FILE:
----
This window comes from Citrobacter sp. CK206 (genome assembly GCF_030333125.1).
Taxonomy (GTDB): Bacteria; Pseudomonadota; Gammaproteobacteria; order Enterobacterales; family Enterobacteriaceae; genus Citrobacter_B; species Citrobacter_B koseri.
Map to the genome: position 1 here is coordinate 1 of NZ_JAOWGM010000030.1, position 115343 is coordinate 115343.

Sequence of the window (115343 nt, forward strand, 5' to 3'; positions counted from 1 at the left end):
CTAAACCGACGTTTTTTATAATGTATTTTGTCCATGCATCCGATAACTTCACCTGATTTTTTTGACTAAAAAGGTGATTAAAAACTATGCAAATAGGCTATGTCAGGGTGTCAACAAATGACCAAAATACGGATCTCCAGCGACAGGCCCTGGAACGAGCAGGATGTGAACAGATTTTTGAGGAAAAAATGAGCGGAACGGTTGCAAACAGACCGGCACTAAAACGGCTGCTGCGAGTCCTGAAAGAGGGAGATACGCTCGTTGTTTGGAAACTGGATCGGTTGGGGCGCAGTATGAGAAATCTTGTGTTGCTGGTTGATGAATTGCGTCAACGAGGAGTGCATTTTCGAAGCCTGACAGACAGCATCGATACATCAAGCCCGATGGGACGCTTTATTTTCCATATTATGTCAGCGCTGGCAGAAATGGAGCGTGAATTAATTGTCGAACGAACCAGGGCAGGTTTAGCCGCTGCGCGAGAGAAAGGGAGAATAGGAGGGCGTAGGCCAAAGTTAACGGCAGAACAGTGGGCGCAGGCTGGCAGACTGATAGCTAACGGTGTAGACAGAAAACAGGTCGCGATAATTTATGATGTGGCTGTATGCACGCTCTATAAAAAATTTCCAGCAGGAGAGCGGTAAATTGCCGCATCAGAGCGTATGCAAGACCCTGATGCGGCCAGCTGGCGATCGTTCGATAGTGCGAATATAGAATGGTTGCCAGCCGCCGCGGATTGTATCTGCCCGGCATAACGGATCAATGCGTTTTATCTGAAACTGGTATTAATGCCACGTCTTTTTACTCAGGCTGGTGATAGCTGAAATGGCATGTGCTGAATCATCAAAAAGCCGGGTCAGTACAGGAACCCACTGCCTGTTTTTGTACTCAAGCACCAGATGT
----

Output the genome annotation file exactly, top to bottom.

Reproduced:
This window comes from Citrobacter sp. CK206 (genome assembly GCF_030333125.1).
Taxonomy (GTDB): Bacteria; Pseudomonadota; Gammaproteobacteria; order Enterobacterales; family Enterobacteriaceae; genus Citrobacter_B; species Citrobacter_B koseri.
Map to the genome: position 1 here is coordinate 1 of NZ_JAOWGM010000030.1, position 115343 is coordinate 115343.

Sequence of the window (115343 nt, forward strand, 5' to 3'; positions counted from 1 at the left end):
CTAAACCGACGTTTTTTATAATGTATTTTGTCCATGCATCCGATAACTTCACCTGATTTTTTTGACTAAAAAGGTGATTAAAAACTATGCAAATAGGCTATGTCAGGGTGTCAACAAATGACCAAAATACGGATCTCCAGCGACAGGCCCTGGAACGAGCAGGATGTGAACAGATTTTTGAGGAAAAAATGAGCGGAACGGTTGCAAACAGACCGGCACTAAAACGGCTGCTGCGAGTCCTGAAAGAGGGAGATACGCTCGTTGTTTGGAAACTGGATCGGTTGGGGCGCAGTATGAGAAATCTTGTGTTGCTGGTTGATGAATTGCGTCAACGAGGAGTGCATTTTCGAAGCCTGACAGACAGCATCGATACATCAAGCCCGATGGGACGCTTTATTTTCCATATTATGTCAGCGCTGGCAGAAATGGAGCGTGAATTAATTGTCGAACGAACCAGGGCAGGTTTAGCCGCTGCGCGAGAGAAAGGGAGAATAGGAGGGCGTAGGCCAAAGTTAACGGCAGAACAGTGGGCGCAGGCTGGCAGACTGATAGCTAACGGTGTAGACAGAAAACAGGTCGCGATAATTTATGATGTGGCTGTATGCACGCTCTATAAAAAATTTCCAGCAGGAGAGCGGTAAATTGCCGCATCAGAGCGTATGCAAGACCCTGATGCGGCCAGCTGGCGATCGTTCGATAGTGCGAATATAGAATGGTTGCCAGCCGCCGCGGATTGTATCTGCCCGGCATAACGGATCAATGCGTTTTATCTGAAACTGGTATTAATGCCACGTCTTTTTACTCAGGCTGGTGATAGCTGAAATGGCATGTGCTGAATCATCAAAAAGCCGGGTCAGTACAGGAACCCACTGCCTGTTTTTGTACTCAAGCACCAGATGT